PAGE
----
“Can you name one African God? How can you then define yourself, the very true essence of yourself and the very essence of your soul and organise the very nature of your life here on earth based on a god handed to us by our slave master and say that you have no slave consciousness?” Dr. Amos N. Wilson.

 Ancestral Voices: Esoteric African Knowledge




Food for Thought. 

I can name several. Still doesn’t invalidate what he’s saying….

Jul 7 '14

Anonymous asked:

Growing up in a white family, did you ever wish you would have grown up in a black family or feel like you were missing out?


Yes, all the time. Don’t me wrong, I love my family and i think they did good with what resources they had, but as far as culture, my own identity and sanity i certainly never felt like i belonged and always felt lost.

I also grew up in a predominantly white city so i didn’t even have a black community i could connect with, it was literally just me and other transracially adopted family members going thru the same thing till high school. So i really had and still have a hard time connecting with my family members simply because i don’t feel like i have anything in common with them, it has gotten a bit better now mainly with my mom, we actually talk about race & racism quite a bit but it still feels like we try to tiptoe around the elephant in the room that “hey guess what, you have 3 black kids in your family, we are not and never will be white”. 

People always ask me if i could’ve switched, would i, and that is always a hard question for me to answer. Growing up in a black family certainly would have made my life easier and less stressful, but i think i would have also taken a considerably different path in life and would not have turned out to be the person i am today. 

Jun 26 '14



For future reference.

Thank you.

Jun 26 '14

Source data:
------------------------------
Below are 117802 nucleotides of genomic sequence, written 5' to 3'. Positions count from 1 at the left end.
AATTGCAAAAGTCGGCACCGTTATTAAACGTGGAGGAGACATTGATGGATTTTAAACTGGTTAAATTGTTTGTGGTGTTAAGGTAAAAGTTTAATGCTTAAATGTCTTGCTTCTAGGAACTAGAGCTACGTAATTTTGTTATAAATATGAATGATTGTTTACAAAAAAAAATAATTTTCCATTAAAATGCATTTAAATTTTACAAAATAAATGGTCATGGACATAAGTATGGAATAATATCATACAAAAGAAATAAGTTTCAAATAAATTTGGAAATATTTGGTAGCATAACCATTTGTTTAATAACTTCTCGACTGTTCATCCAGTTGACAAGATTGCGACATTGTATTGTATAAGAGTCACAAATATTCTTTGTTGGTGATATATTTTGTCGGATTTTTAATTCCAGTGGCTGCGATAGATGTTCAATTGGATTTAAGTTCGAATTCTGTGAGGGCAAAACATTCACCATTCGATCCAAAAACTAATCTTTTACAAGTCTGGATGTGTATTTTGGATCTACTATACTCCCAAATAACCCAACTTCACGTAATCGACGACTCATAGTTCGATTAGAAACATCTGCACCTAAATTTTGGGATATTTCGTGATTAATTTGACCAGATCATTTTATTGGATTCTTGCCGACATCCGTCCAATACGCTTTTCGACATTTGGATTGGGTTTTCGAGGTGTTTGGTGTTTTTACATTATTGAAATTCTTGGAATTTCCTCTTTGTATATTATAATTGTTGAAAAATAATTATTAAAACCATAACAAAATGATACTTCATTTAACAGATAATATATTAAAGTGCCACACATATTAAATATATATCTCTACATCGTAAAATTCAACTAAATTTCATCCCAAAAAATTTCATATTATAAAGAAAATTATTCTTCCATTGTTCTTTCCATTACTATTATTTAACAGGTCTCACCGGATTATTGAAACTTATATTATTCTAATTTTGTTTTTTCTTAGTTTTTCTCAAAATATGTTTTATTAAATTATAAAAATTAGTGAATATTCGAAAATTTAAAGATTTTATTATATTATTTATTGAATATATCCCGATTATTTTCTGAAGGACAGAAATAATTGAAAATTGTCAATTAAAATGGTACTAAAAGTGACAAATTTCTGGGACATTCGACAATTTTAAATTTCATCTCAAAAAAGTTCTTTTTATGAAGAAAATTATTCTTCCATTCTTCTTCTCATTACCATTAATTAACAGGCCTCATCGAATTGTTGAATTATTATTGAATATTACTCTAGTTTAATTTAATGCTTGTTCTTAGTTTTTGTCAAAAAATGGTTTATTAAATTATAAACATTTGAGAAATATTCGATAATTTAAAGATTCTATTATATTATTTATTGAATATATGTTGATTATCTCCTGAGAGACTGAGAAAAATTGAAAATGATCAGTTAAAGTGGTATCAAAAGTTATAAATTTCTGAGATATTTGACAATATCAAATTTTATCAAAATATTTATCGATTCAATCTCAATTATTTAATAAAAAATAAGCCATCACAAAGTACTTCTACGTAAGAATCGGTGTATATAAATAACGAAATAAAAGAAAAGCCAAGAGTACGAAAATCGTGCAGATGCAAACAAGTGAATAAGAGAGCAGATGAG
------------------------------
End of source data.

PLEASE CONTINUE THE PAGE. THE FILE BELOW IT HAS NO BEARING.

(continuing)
I used to hate my name…


My birth mother gave me the name “Waykedria” but my white adoptive parents changed it to “Rebekah” because “Waykedria” was too abnormal for them and they could never spell it. They kept is as a middle name solely out of respect for my birth mother. I was also teased and called ghetto when I told people by middle name. I started to hate it, shame it, hide it and curse my birth mother for ever giving to me.

Then recently, when I decided to start looking for my birth mother, my adoptive mother gave me a letter that my birth mother wrote to me when I was a baby. In it, she explain everything not only about the adoption but also why she names me Waykedria. It was a family name that has been passed down to the first female in my grandfathers family for generations. My perspective completely changed. I started to take pride upon realizing the everything people had told me didn’t matter. Also felt so cheated and lied to that my adoptive parents just erased a whole part of my identity just to make their own lives more comfortable. So I looked good on paper. Just because your name has more letters or a different combination of letters than what society is used to, does not make you less. It does not make you ghetto, chances are your name has a meaning to it.